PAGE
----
Statistics show that 12-36 percent of individuals with Type 2 diabetes don’t keep their regular medical appointments. These patients have 24–64 percent greater odds of having poor glycemic outcomes and 60 percent greater odds of rehospitalization. 

Why do patients miss scheduled appointments? Some of the most common reasons include forgetfulness, transportation problems, personal health issues and family and employer obligations. As we mentioned in a previous blogpatients also miss appointments because:

  • They didn’t get an appointment confirmation.
  • They don’t feel connected to the physician or staff.
  • They booked their appointment far in advance.
  • They’re confused about the need for the appointment.
  • They have financial issues creating a barrier to showing up.  

Not only do no-shows threaten the continuity of care, they also increase chances that high-risk patients will return with more serious and costly conditions that could have been addressed sooner—or even prevented. 

The Advantages of Utilizing Text Messaging for Appointment Reminders 

Routinely reaching out to patients, especially those with a chronic illness such as diabetes, can play a crucial part in facilitating their access to care. It also assists patients and their families in better understanding the importance of self-management away from the doctor’s office. 

To continue engaging with diabetic patients, the American Diabetes Association (ADA) recommends a patient-centered communication style that incorporates patient preferences, assesses literacy and addresses cultural barriers to care. Without adequate engagement, these patients are likely to have higher glucose levels, which may result in severe complications.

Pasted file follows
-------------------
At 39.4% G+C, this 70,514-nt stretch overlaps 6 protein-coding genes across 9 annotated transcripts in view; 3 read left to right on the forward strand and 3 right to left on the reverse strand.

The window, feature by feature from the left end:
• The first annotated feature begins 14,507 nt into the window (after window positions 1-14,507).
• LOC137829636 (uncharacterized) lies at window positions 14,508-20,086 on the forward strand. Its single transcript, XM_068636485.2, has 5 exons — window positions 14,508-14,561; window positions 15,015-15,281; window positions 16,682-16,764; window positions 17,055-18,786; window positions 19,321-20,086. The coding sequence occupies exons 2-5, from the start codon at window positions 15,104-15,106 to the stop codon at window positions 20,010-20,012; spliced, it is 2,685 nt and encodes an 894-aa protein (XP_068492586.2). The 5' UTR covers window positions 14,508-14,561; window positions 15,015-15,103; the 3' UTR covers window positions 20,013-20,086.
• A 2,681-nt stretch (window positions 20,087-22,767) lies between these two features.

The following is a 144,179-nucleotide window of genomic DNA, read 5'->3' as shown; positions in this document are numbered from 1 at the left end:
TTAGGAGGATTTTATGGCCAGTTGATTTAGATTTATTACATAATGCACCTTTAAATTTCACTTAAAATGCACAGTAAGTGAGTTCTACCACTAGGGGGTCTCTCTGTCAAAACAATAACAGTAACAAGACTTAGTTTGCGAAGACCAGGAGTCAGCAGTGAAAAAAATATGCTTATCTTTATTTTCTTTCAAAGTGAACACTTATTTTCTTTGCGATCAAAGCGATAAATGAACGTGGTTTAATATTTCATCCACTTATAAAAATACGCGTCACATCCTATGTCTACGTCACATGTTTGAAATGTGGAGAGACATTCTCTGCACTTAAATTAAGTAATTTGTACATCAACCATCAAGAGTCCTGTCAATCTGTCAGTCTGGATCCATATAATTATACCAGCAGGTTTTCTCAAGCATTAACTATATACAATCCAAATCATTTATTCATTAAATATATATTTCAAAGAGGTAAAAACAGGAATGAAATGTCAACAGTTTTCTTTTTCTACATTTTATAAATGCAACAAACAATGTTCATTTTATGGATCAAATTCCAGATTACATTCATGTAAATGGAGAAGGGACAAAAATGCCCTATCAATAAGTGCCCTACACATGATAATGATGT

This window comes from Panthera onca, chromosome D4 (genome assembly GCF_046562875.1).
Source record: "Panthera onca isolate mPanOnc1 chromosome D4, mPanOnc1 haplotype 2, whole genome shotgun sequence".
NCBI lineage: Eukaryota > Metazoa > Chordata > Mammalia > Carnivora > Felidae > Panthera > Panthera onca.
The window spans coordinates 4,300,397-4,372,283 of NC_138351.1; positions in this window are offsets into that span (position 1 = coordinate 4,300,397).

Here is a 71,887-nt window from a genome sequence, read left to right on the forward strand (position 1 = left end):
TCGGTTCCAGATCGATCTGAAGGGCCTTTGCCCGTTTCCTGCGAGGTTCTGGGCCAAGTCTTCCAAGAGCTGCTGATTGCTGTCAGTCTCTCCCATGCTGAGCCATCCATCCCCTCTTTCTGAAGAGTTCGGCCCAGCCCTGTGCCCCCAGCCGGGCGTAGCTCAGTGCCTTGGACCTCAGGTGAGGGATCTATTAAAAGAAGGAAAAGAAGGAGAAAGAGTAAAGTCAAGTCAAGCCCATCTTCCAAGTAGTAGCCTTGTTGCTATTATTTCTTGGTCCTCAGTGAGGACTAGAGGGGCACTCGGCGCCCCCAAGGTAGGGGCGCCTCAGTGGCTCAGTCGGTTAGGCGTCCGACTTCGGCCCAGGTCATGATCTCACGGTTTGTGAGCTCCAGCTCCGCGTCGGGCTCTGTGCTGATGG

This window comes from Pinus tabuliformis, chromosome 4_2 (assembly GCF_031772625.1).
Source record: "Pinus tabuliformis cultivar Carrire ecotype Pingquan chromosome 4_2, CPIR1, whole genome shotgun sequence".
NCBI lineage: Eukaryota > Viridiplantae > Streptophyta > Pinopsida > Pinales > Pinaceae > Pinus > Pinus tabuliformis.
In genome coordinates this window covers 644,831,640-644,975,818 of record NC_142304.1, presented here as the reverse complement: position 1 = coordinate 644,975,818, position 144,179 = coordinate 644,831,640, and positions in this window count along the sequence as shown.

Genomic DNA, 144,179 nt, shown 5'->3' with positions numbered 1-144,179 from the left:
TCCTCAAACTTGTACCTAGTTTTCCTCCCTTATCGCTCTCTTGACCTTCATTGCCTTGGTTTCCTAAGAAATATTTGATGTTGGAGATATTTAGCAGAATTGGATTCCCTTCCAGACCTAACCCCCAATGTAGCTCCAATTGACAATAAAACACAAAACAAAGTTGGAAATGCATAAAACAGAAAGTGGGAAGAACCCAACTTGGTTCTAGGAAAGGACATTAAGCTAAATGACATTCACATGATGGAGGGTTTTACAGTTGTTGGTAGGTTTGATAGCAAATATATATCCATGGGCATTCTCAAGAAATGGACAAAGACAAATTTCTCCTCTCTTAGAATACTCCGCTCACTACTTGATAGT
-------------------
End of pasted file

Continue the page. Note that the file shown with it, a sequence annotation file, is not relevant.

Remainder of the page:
An increasingly popular method for engaging diabetic patients for the purpose of improving outcomes is automated text messaging. Text messaging is the most common cell phone activity, and interventions using this technology have high potential for scalability and reductions in health disparities. 

Following participation in text-messaging programs, patients with diabetes have reported high levels of satisfaction and changes to their diet and other behaviors. Research published in JMIR mHealth and uHealth reported that an automated text messaging program delivering friendly reminders and health advice for patients with Type 2 diabetes sustained a high level of patient engagement over a 12-month period. 

To mitigate no-shows and cancellations, a simple courtesy appointment reminder sent via text gives patients the opportunity to confirm if the date and time still work and enables them to reschedule if necessary. Proactively reaching out to patients also helps eliminate lapses in care, which can be costly for both the patient and the healthcare provider. 

Talk with our solutions team to understand how CareMessenger will enhance your patient engagement with your diabetic population.